Although leaving some questions unanswered, the episode is full of wit and well-rounded characters, as well as being original and sometimes even genuinely creepy. Not perfect, but getting closer.
Bill Potts (Pearl Mackie) is the new young, black, gay companion, who smiles at things she does not understand. For the first half of this series premiere, I smiled for the same reason. In the second half, I just smiled.
Alongside the introduction of the new companion, the episode sees viewers hiding behind the sofa as in days of old, offering genuine creepiness and a number of jump-scares in the form of a puddle mimics rather than reflects. In true Steven Moffat fashion, the episode has taken advantage of an everyday object, and warped it into something unrecognisably fearful, as well as being easily quotable and full of witty one-liners.
The scene is set thus: the Doctor (Peter Capaldi) is, for some reason, lecturing at a university where Bill works as a dinner lady, and becomes her personal tutor after noticing her attendance at his renowned lectures. Because of this, the beginning of their relationship is skipped over, in favour of a montage of their meetings over time. While we lose them getting to know each other, their Doctor and companion relationship is yet to develop.
Instead, the focal relationship of this episode seems to be that between Bill and Heather (Stephanie Hyam), the ‘girl with a star in her eye’ (the original title of the episode), who becomes possessed by the puddle and follows Bill to the end of the universe just to invite her to travel with her. The best love story Moffat has written? Joking aside, it makes for a wonderfully emotional tale.
The story is original, watchable, and full of humanity. We get to see Bill at home with her foster mother (Jennifer Hennessy, an actress you’ll remember from Series 3’s ‘Gridlock’), sorting through pictures of her own passed mother, suggesting a level of depth to the new companion that has been lacking in recent series. Bill herself is full of wit, with both street-smarts and academic intelligence that makes her a perfect asker of the audience’s questions. Her sexuality is treated wonderfully, apart from a few jarringly forced lines, which is fantastic to see.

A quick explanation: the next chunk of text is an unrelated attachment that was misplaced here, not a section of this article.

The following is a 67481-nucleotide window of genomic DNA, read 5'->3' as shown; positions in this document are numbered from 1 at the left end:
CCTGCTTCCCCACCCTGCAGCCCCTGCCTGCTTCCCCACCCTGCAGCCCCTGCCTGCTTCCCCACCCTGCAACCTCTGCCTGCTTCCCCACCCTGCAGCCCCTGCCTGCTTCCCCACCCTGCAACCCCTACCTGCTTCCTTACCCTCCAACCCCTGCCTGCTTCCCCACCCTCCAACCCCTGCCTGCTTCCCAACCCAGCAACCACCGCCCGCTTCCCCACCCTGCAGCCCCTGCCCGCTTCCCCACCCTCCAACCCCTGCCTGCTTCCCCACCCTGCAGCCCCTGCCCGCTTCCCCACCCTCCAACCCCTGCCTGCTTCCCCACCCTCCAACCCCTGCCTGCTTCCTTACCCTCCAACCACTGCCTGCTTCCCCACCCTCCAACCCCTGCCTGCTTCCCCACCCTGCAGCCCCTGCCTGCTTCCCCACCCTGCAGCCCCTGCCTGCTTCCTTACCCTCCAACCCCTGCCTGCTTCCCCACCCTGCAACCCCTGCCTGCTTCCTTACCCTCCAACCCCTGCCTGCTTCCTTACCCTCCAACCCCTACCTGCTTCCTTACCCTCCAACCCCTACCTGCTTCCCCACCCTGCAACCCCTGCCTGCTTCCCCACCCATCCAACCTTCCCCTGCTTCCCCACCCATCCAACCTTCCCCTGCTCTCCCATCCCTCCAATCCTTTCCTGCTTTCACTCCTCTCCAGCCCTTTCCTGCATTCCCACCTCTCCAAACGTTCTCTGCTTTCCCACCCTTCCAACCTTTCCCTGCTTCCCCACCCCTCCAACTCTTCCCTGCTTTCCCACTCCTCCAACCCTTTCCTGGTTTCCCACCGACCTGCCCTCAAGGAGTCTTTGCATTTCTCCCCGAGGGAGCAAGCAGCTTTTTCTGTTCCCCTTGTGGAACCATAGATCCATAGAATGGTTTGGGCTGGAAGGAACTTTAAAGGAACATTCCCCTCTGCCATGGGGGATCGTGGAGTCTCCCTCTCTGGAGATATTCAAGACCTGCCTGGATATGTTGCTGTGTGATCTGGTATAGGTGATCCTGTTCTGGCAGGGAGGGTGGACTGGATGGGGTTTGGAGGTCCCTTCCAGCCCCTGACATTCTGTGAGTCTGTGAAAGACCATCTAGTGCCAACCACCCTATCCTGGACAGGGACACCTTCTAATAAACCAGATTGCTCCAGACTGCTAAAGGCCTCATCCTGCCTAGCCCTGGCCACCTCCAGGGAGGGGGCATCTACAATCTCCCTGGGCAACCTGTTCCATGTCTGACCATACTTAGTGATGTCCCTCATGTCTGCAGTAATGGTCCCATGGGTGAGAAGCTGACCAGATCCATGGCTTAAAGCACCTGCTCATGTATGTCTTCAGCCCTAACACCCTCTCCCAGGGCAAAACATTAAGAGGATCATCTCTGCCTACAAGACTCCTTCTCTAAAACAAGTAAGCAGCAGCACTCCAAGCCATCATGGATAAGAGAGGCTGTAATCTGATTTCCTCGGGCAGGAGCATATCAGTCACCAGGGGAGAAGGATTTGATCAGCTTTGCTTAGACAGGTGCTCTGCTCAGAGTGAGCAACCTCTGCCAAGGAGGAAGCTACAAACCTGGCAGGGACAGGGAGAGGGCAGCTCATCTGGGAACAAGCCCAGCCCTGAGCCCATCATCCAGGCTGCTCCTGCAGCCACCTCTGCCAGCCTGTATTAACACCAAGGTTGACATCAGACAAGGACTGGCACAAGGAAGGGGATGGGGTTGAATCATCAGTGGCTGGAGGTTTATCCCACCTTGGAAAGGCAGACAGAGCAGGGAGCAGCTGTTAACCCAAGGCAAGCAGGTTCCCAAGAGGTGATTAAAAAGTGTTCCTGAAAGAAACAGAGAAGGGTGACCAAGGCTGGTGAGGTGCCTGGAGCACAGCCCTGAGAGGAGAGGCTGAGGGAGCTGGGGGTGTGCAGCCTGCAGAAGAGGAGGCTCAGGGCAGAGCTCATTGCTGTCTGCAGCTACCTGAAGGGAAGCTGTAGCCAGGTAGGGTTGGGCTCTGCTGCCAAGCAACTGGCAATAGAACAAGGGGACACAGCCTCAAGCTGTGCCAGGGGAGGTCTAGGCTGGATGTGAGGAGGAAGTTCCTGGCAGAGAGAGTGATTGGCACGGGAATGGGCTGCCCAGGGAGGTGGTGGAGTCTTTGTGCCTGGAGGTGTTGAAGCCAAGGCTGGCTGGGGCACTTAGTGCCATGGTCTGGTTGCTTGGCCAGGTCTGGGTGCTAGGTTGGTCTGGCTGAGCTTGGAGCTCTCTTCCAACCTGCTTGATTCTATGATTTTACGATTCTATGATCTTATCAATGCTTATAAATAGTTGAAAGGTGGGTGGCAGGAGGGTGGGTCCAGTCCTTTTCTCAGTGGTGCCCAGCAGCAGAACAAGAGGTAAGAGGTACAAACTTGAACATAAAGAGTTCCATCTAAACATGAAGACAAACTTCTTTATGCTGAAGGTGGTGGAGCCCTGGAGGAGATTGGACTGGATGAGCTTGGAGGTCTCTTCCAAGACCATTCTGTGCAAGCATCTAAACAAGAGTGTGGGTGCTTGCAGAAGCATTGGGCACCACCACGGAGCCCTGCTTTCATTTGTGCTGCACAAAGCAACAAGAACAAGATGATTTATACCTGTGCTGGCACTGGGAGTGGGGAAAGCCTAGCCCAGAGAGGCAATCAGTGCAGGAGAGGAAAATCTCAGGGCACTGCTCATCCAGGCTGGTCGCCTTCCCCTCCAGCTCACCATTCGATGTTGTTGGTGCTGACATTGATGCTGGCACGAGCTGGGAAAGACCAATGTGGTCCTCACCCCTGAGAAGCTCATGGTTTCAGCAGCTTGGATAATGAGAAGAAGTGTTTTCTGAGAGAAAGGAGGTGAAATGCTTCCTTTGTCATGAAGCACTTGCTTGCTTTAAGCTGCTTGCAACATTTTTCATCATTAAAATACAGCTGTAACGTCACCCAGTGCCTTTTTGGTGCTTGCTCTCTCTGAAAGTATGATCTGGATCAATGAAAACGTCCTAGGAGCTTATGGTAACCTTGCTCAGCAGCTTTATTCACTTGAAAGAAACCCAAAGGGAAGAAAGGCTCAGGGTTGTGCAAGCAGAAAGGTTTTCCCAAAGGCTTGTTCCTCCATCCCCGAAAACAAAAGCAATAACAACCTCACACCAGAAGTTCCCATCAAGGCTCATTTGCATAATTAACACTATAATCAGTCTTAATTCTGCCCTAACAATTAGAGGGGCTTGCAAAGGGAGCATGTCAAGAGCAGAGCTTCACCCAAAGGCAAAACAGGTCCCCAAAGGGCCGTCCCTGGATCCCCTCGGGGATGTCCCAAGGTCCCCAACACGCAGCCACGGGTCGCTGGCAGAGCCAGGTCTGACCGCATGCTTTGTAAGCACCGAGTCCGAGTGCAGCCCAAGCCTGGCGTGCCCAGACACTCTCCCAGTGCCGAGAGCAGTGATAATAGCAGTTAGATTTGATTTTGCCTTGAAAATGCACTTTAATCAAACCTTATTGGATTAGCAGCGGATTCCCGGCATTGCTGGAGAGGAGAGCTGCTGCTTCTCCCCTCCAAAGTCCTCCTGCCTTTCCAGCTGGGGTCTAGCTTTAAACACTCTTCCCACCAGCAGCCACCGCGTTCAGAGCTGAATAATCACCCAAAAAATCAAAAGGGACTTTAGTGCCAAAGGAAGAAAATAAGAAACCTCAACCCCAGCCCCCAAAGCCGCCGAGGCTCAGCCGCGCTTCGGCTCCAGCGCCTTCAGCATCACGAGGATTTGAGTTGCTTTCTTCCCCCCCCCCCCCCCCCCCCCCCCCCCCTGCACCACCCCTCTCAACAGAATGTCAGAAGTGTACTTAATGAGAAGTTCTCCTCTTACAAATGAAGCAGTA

The TARDIS entry was also refreshingly original, with the heavily cliched “it’s bigger on the inside” line being delivered effectively and lightly. However, the other cliche introduction line – “Doctor What?!” – was slightly jarring, much like the episode’s wibbly wobbly timeline.
The episode left many unanswered questions. Why did the space-engine-oil take Heather? How did the space-engine-oil monster travel to Australia? What are Bill’s bad dreams? What’s in the Doctor’s mysterious vault? Will any of these questions be answered?
Despite this, the episode had many redeeming qualities, the return of Nardole (Matt Lucas) offering light comic relief, and Bill’s introduction offering hope for a well-rounded companion for the next series. To add to this, the teaser for the rest of the series offers many joys to come, including a glimpse at the return of John Simm. The first episode of series 10 of Doctor Who sees the show getting back on its feet, and bodes well for the remainder of the series. And whether out of confusion or enjoyment, it will leave its viewers smiling.
Doctor Who returns next week at 7:20 on BBC One. Take a look at our Series Guide for an idea of what’s still to come… Watch the trailer for the rest of the series below: